when your student deferment ran out?
Was the draft over by then? If so,
deferment, as a practical matter, was not a deferment but an exemption, an exemption available only to privileged people (college students). Was that the sort of
witness you wished to make?
For another thing, did you really wish to make any sort of witness at all? The other two men certainly made a witness for their convictions; but you didn't. This is not a crime, of course, but you might admit it to yourself. In this, you are like the majority of
the men who were of draft-age
during the Vietnam war years: you got yourself out of your legal
obligations, without endangering
yourself at all. I still think
that this pattern of "non-service"
by the older baby boomers affects
our national life: witness prom-
inent draft dodgers like Paul Wulfowitz, Dan Quayle. George W.
Bush, Dick Cheney, Bill Clinton, etc. I doubt if they ever tried
to figure out what the Light told
them to do.
For the record, I was recognized
as a conscientious objector by
Selective Service without a lot of
trouble, and served in alternative service as long as I
could. Then I resigned, and spent
16 months in prison. Of course, I have no idea whether this course of action was an effective enough
witness to help end the war. But
that was its purpose.
Jeremy Mott

Anonymous said...

When we take the time to know one another in that which is eternal the different choices made become less important than our friendship.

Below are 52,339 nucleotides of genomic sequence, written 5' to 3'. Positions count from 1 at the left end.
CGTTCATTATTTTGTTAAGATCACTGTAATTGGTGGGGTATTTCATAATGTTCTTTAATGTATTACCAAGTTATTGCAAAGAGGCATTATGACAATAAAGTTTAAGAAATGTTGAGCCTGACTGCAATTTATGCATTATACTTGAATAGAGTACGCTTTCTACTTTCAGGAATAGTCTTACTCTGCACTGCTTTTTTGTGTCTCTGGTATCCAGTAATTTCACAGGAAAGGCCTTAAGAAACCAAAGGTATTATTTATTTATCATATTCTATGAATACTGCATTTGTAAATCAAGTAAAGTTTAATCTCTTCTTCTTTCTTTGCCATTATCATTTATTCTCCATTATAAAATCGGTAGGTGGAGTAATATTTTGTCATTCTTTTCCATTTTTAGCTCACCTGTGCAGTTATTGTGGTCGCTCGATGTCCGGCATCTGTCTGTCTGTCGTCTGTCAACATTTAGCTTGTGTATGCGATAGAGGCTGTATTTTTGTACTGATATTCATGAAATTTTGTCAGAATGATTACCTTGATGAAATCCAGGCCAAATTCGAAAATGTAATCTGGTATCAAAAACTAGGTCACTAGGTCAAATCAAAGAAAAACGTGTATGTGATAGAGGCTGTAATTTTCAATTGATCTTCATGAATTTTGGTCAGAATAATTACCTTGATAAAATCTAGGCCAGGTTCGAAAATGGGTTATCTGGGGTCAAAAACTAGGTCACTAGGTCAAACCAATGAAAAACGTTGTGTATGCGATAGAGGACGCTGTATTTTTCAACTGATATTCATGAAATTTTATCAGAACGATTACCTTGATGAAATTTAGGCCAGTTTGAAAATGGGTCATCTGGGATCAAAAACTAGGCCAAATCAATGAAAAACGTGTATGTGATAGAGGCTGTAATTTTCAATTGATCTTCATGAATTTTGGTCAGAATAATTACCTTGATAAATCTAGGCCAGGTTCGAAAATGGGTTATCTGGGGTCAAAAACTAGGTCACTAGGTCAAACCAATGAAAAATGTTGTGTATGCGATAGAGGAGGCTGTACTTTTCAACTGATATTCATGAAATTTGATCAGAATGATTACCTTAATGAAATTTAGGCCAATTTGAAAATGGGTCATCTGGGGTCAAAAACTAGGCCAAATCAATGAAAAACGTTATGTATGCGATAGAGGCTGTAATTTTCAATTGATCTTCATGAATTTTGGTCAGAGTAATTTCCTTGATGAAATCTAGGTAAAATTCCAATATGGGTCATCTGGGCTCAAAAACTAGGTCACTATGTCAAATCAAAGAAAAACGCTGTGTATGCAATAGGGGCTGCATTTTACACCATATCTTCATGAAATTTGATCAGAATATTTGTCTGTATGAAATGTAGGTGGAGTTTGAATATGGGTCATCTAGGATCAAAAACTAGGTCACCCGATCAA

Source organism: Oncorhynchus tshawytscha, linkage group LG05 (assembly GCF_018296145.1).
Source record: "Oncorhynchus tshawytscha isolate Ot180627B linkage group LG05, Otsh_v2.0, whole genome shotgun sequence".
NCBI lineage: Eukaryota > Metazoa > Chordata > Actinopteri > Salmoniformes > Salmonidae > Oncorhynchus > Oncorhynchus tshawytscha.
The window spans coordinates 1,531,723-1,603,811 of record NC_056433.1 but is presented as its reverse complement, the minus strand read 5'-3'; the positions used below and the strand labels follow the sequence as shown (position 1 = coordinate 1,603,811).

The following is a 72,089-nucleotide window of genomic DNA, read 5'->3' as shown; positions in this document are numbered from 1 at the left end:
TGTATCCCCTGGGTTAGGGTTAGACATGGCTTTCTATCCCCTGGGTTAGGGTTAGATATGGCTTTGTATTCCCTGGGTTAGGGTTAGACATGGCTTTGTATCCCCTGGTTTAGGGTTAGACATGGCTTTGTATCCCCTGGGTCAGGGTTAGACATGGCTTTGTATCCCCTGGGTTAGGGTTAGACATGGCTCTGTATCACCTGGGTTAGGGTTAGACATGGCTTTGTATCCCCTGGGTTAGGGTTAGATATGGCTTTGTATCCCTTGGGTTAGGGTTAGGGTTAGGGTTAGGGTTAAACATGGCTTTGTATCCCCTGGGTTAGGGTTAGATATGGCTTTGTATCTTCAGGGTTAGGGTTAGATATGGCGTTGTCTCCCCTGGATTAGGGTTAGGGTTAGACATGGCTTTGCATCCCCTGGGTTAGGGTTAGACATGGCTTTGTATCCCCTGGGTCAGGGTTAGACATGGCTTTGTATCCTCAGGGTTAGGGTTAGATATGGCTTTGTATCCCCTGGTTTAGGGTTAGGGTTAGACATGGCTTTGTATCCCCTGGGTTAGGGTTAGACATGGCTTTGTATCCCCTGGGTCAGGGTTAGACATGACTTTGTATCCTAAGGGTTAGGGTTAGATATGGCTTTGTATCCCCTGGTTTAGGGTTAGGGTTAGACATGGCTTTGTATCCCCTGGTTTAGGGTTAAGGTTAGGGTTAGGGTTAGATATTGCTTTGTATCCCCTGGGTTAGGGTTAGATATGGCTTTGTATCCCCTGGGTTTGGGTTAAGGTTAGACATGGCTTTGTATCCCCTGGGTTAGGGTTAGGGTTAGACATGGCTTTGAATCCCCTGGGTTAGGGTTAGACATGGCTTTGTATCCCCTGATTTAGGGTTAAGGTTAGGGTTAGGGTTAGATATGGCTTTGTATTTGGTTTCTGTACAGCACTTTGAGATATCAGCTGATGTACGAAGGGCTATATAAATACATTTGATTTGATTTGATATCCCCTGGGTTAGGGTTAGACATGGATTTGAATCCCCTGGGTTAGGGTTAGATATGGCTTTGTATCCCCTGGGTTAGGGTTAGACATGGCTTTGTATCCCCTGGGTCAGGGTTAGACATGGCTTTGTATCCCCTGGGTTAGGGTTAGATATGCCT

Daniel Wilcox said...

Hi Brent,

I find the quote troubling for this reason: it wasn't until nearly all Quakers came to see slavery as evil, that real ethical change could take place. It will be the same with the military and war.

Were all Quakers who owned slaves bad? NO. But all of them who participated in slavery were perpetuating an evil system.

In my opinion most humans who participate in the military and war are good.

There is the inherent problem! They help continue an evil system that needs to die.

Until all Quakers and other seekers(and then hopefully more and more humans) see that serving in war is wrong,
war will never leave us.

And yet war is far worse than slavery ever was! As a teacher of American literature/history, year after year, the more I studied and taught the more I realized that war nearly always leads nice, even good men to do evil acts. The first laws that are violated by every war are the 10 Commandments and Jesus' Sermon on the Mount.

I agree with you that the whole issue is not easily arrived at. The way of Jesus, the way of the cross (instead of the way of the sword) goes against not only our basic nature but against even our good sense of justice.

However, keep in mind (as the MCC poster emphasizes) there are no "just" wars--just killing, just torture, just inequality, just suffering, just nationalistic lying, just...

In the Light,


Brent Bill said...

@Jeremy -- "what happened to after..." Ah, a good question. The draft did not quite end, rather the lottery came along and my birthdate had a high number. So yes, in essence, I was granted an exemption. Privelege is a word I have struggled with... coming from a working class factory family whose father worked every bit of overtime he could (and took other jobs on the weekend to make ends me for the six of us), but yes, I was to the extent that w/ student loans and good enough high school grades, I could get into our church college.